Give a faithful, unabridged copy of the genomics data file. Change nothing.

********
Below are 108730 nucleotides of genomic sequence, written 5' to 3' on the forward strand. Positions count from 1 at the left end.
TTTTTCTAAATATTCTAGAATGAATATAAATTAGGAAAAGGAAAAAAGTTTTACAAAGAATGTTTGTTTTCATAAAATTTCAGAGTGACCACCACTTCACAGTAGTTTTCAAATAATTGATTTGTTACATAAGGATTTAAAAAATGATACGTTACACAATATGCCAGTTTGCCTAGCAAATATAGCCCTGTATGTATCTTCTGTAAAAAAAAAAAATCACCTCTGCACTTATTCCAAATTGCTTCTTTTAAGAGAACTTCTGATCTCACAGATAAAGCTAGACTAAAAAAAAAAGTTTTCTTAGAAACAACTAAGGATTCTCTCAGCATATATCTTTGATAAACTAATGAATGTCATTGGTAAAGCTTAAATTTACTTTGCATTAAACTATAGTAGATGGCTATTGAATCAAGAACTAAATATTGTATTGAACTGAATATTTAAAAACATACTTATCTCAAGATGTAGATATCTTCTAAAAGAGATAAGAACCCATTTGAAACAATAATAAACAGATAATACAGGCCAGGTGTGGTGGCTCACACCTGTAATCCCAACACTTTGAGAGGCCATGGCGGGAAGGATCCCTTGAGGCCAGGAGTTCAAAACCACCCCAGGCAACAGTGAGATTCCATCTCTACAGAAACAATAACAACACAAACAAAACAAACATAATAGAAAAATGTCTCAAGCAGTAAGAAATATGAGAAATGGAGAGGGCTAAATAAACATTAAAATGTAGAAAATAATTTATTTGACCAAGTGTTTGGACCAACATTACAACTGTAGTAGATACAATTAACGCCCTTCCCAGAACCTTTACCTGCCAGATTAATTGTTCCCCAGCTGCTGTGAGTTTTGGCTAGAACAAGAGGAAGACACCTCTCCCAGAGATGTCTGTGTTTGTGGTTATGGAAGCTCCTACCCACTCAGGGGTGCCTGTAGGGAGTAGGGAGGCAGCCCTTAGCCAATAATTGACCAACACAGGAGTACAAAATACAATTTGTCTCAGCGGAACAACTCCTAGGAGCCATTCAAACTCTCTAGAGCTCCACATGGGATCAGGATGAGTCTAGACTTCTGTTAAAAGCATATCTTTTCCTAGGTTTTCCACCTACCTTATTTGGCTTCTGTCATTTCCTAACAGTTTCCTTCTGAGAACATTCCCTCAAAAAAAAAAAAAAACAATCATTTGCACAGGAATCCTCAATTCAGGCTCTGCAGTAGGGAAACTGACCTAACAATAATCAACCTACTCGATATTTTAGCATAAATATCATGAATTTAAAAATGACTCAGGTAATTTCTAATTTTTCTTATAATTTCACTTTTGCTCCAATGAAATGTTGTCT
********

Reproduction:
Below are 108730 nucleotides of genomic sequence, written 5' to 3' on the forward strand. Positions count from 1 at the left end.
TTTTTCTAAATATTCTAGAATGAATATAAATTAGGAAAAGGAAAAAAGTTTTACAAAGAATGTTTGTTTTCATAAAATTTCAGAGTGACCACCACTTCACAGTAGTTTTCAAATAATTGATTTGTTACATAAGGATTTAAAAAATGATACGTTACACAATATGCCAGTTTGCCTAGCAAATATAGCCCTGTATGTATCTTCTGTAAAAAAAAAAAATCACCTCTGCACTTATTCCAAATTGCTTCTTTTAAGAGAACTTCTGATCTCACAGATAAAGCTAGACTAAAAAAAAAAGTTTTCTTAGAAACAACTAAGGATTCTCTCAGCATATATCTTTGATAAACTAATGAATGTCATTGGTAAAGCTTAAATTTACTTTGCATTAAACTATAGTAGATGGCTATTGAATCAAGAACTAAATATTGTATTGAACTGAATATTTAAAAACATACTTATCTCAAGATGTAGATATCTTCTAAAAGAGATAAGAACCCATTTGAAACAATAATAAACAGATAATACAGGCCAGGTGTGGTGGCTCACACCTGTAATCCCAACACTTTGAGAGGCCATGGCGGGAAGGATCCCTTGAGGCCAGGAGTTCAAAACCACCCCAGGCAACAGTGAGATTCCATCTCTACAGAAACAATAACAACACAAACAAAACAAACATAATAGAAAAATGTCTCAAGCAGTAAGAAATATGAGAAATGGAGAGGGCTAAATAAACATTAAAATGTAGAAAATAATTTATTTGACCAAGTGTTTGGACCAACATTACAACTGTAGTAGATACAATTAACGCCCTTCCCAGAACCTTTACCTGCCAGATTAATTGTTCCCCAGCTGCTGTGAGTTTTGGCTAGAACAAGAGGAAGACACCTCTCCCAGAGATGTCTGTGTTTGTGGTTATGGAAGCTCCTACCCACTCAGGGGTGCCTGTAGGGAGTAGGGAGGCAGCCCTTAGCCAATAATTGACCAACACAGGAGTACAAAATACAATTTGTCTCAGCGGAACAACTCCTAGGAGCCATTCAAACTCTCTAGAGCTCCACATGGGATCAGGATGAGTCTAGACTTCTGTTAAAAGCATATCTTTTCCTAGGTTTTCCACCTACCTTATTTGGCTTCTGTCATTTCCTAACAGTTTCCTTCTGAGAACATTCCCTCAAAAAAAAAAAAAAACAATCATTTGCACAGGAATCCTCAATTCAGGCTCTGCAGTAGGGAAACTGACCTAACAATAATCAACCTACTCGATATTTTAGCATAAATATCATGAATTTAAAAATGACTCAGGTAATTTCTAATTTTTCTTATAATTTCACTTTTGCTCCAATGAAATGTTGTCT